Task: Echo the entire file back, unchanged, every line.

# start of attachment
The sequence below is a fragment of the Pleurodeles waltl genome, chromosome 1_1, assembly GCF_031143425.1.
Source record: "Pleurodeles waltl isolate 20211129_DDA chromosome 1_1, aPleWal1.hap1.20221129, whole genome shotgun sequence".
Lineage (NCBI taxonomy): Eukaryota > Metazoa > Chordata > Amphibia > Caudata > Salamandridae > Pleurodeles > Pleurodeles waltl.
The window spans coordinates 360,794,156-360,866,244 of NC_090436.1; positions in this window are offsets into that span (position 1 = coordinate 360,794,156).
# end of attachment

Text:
The sequence below is a fragment of the Pleurodeles waltl genome, chromosome 1_1, assembly GCF_031143425.1.
Source record: "Pleurodeles waltl isolate 20211129_DDA chromosome 1_1, aPleWal1.hap1.20221129, whole genome shotgun sequence".
Lineage (NCBI taxonomy): Eukaryota > Metazoa > Chordata > Amphibia > Caudata > Salamandridae > Pleurodeles > Pleurodeles waltl.
The window spans coordinates 360,794,156-360,866,244 of NC_090436.1; positions in this window are offsets into that span (position 1 = coordinate 360,794,156).